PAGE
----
Forty years at the core of financial regulation – Lea Mäntyniemi calls for quality and patience in law-making

  • A substantial amount of financial sector regulation comes from the EU.
  • Hastily prepared regulation causes many problems, and the amount of regulation is ever increasing. Is all of it really necessary?
  • Cost estimates of regulation have room for improvement – both from the regulators and the sector.
  • Best results are achieved by involving key stakeholders in the legislative process.

Lea Mäntyniemi, FFI’s director of legislation, retired this May. She worked at Finance Finland and its predecessors for more than 40 years. In this interview, she discusses a number of issues in current regulation and the ways the preparatory process could be improved.

In recent years, EU regulation has been marked by haste, and a similar sense of urgency has not been unfamiliar in national law-making, either. Tight timetables affect the quality of legal texts, sometimes to the point of making them difficult to understand. Having followed these processes for years, Lea Mäntyniemi notes with regret that the EU tends to fix a regulation’s implementation date too early in the process. This does not leave enough time to prepare supplementary lower-level regulation. EU’s sustainable finance is one example of this tendency to rush things.

“New and complex regulation is being prepared on very tight schedules. Many parts of the sustainable finance package have also been politically challenging. When the entire package is finally complete, financial sector companies won’t have enough time to implement the required changes in their operations and systems”, Mäntyniemi comments.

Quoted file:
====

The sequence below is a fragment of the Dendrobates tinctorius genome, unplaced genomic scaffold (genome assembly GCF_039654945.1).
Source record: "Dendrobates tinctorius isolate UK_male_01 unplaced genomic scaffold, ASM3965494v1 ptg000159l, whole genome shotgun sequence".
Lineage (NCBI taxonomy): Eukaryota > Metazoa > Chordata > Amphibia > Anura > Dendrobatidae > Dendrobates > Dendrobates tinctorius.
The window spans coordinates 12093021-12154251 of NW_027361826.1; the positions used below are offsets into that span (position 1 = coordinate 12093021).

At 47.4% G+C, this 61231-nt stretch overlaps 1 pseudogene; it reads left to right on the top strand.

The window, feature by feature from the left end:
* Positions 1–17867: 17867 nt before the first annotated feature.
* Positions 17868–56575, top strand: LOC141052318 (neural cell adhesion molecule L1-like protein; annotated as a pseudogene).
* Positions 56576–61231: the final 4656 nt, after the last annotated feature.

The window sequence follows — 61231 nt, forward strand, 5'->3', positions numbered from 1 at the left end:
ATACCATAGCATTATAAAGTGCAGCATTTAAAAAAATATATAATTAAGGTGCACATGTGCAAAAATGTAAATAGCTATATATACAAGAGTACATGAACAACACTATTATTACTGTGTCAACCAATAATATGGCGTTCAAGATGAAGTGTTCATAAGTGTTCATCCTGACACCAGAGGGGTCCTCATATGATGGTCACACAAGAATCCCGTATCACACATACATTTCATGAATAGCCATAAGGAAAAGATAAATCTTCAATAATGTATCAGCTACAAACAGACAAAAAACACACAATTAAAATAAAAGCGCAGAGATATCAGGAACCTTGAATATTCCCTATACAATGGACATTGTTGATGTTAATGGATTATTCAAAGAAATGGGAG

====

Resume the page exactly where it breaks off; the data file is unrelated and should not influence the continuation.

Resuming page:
The flood of regulation poses problems not only for the regulated entities and their customers, but also for the authorities. Officials of small countries like Finland are stretched thin as the increasing amount of EU regulation has not been reflected in the resources of ministries or supervisory authorities.

”The Finnish Financial Supervisory Authority (FIN-FSA), for example, plays an important role in the preparation and implementation of EU regulation. Now the FIN-FSA has to prioritise its focus between different EU projects, and so Finland cannot participate in legislative work as much as we should”, Mäntyniemi observes.

Insufficiently assessed regulatory costs

According to Mäntyniemi, the assessment of the costs of regulation is often insufficient in the EU as well as in purely national Finnish projects. An example of the latter is the ongoing reform of the Finnish personal identity code. It has been prepared, and is being prepared despite political decisions, as if the costs of hundreds of millions of euros for both the public and private sector were irrelevant.

“With so many regulatory proposals constantly on the table that cost the industry hundreds of millions of euros, the big picture tends to get forgotten. FFI has a key role to play in providing information to the authorities to enable proper impact assessments. This process has not worked optimally at our end either”, Mäntyniemi admits.